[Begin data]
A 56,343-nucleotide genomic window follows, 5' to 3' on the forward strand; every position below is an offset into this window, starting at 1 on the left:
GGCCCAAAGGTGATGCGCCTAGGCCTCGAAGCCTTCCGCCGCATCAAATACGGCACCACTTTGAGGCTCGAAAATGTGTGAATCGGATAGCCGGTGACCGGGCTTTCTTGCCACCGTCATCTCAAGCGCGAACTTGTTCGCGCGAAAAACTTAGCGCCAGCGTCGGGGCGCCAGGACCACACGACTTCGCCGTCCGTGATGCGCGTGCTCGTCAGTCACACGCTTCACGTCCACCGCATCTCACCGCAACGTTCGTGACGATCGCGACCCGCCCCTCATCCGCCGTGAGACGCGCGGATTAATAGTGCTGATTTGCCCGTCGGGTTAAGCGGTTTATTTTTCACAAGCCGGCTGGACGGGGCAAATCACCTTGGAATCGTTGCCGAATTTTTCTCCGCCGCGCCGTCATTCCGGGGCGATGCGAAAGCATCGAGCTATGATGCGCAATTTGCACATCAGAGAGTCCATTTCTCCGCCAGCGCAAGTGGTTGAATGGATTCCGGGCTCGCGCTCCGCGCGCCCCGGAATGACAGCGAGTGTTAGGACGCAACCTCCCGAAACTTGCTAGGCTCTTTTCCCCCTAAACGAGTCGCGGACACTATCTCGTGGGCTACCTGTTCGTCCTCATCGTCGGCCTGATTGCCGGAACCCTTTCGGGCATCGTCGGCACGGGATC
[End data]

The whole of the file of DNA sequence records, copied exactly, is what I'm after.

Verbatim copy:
A 56,343-nucleotide genomic window follows, 5' to 3' on the forward strand; every position below is an offset into this window, starting at 1 on the left:
GGCCCAAAGGTGATGCGCCTAGGCCTCGAAGCCTTCCGCCGCATCAAATACGGCACCACTTTGAGGCTCGAAAATGTGTGAATCGGATAGCCGGTGACCGGGCTTTCTTGCCACCGTCATCTCAAGCGCGAACTTGTTCGCGCGAAAAACTTAGCGCCAGCGTCGGGGCGCCAGGACCACACGACTTCGCCGTCCGTGATGCGCGTGCTCGTCAGTCACACGCTTCACGTCCACCGCATCTCACCGCAACGTTCGTGACGATCGCGACCCGCCCCTCATCCGCCGTGAGACGCGCGGATTAATAGTGCTGATTTGCCCGTCGGGTTAAGCGGTTTATTTTTCACAAGCCGGCTGGACGGGGCAAATCACCTTGGAATCGTTGCCGAATTTTTCTCCGCCGCGCCGTCATTCCGGGGCGATGCGAAAGCATCGAGCTATGATGCGCAATTTGCACATCAGAGAGTCCATTTCTCCGCCAGCGCAAGTGGTTGAATGGATTCCGGGCTCGCGCTCCGCGCGCCCCGGAATGACAGCGAGTGTTAGGACGCAACCTCCCGAAACTTGCTAGGCTCTTTTCCCCCTAAACGAGTCGCGGACACTATCTCGTGGGCTACCTGTTCGTCCTCATCGTCGGCCTGATTGCCGGAACCCTTTCGGGCATCGTCGGCACGGGATC